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The Baleboostah's Guide to Hosting a Super Bowl Party

The Baleboostah's Guide to Hosting a Super Bowl Party

“To call a woman a “real baleboosteh” is to bestow high praise indeed: It means the honoree is a splendid cook, baker, laundress, and, above all, keeps so immaculate a home that ‘You can eat off the floor.’” – Leo Rosten, The Joys of Yiddish

I was praised as being a “real baleboosteh” as a young girl because I liked to bake and cook, and I understood that beyond tasting delicious, it was all about the presentation (e.g., carrot florets and sprigs of parsley on salads). But the first time I made butter cookies, I couldn’t understand why they weren’t browning, and I overbaked them until they were rock hard. My dad enthusiastically picked up what was then an impenetrable cookie-turned-teething-biscuit and said, “Just like my mother used to make!”

These days, I still enjoy cooking and baking, especially for a fun gathering of friends and family. Though I admit I don’t know a screen pass from a screen door, or a tight-end from a tightwad, I do know that the countdown to Super Bowl 50 means it’s time to start planning your game day menu! Ditch the same old, same old: This internationally spiced Jewish menu makes the meal a game changer.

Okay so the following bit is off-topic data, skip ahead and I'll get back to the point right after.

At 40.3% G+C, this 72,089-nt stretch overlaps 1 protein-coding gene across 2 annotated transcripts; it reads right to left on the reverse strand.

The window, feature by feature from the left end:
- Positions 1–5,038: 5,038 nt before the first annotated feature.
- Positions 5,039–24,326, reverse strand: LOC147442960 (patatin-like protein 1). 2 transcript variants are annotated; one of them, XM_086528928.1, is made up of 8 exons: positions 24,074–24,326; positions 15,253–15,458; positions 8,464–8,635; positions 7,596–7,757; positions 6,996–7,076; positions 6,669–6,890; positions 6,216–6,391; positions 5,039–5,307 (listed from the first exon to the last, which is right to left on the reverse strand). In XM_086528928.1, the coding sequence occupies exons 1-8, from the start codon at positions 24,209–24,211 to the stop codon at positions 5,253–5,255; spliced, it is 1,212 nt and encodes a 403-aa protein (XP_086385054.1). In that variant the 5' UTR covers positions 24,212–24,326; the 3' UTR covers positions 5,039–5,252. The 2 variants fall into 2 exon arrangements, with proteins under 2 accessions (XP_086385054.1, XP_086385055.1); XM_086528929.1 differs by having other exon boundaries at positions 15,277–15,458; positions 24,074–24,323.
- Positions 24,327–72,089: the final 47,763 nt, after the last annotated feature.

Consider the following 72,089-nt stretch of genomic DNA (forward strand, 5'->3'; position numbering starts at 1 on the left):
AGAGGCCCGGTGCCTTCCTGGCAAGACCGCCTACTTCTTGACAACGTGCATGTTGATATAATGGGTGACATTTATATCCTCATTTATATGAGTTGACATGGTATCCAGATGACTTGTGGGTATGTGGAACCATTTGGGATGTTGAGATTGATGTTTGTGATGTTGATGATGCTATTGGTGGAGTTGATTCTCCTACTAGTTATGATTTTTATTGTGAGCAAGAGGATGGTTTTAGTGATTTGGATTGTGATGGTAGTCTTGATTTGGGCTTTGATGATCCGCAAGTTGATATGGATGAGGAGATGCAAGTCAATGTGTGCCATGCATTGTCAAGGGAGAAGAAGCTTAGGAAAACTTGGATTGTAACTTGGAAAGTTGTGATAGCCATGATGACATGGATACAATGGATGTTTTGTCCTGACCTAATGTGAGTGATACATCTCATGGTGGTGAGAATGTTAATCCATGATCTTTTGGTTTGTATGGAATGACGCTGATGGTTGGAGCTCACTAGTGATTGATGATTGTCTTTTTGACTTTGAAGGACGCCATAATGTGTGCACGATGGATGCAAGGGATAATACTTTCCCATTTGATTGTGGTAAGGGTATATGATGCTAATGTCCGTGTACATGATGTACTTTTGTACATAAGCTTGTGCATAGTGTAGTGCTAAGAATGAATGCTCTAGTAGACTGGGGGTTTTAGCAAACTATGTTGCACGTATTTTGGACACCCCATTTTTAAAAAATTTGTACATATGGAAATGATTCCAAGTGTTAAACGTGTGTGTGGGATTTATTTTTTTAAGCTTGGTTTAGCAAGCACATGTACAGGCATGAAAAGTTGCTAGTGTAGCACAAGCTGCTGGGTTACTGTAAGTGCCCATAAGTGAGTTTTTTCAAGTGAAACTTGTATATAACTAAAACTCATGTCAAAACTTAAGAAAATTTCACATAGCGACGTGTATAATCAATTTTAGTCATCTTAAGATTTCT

With recipes you can make in advance and put out on a buffet, you’ll get to relax and watch the game – or just pop in for the commercials. Go team!

  • Nirvana Chicken Wings: Chef Tina Wasserman named these wings nirvana “because they transport you to paradise.” Their coating of mango chutney, coconut, scallions and peanuts definitely sound like nirvana!
  • Indian Lamb Meatballs: Create the perfect ambience for guests with the aromatic scents of garam masala, cinnamon, and cumin called for in this recipe.
  • Vegetarian Mushroom Barley Soup: There’s no crowd pleaser like a giant pot of homemade soup. Did you know that mushrooms are mentioned in the Babylonian Talmud (N’darim 55B), and that wild mushrooms were in great abundance in ancient Israel?
  • Persian Spinach and Pine Nut Kuku: The name may sound silly, but kuku are light, fluffy, and omelet-like, often containing vegetables and green herbs. They’re a pretty dish to add color to your buffet table! (If you have guests with nut allergies, try this Persian Cauliflower and Raisin Kuku instead.)
  • Easy Sweet and Sour Brisket: This recipe is actually so easy to prepare that it only includes three ingredients! Make this dish several days in advance, serve it sliced in its gravy, and watch it disappear.
  • Hummus and Crudité: You won’t need a green salad if you serve a platter of homemade hummus with lots of fresh veggies. The carrots, celery, cucumber, and red, green, and yellow peppers make for an eye-catching centerpiece, too.
  • Tuscan Biscotti: Forget the football-shaped sheet cake. Your guests will love how perfect this cookie is for dipping into hot coffee or tea.

As we Jewish baleboostahs say: B’tayavon, eat in good health!

Deborah Rood Goldman is a member and the volunteer librarian of the Garden City Jewish Center in Garden City, NY. She also is the Union for Reform Judaism's digital communications producer and a member of its marketing and communications team.

Deborah Rood Goldman

Published: 2/04/2016

Categories: Jewish Life, Arts & Culture, Food and Recipes
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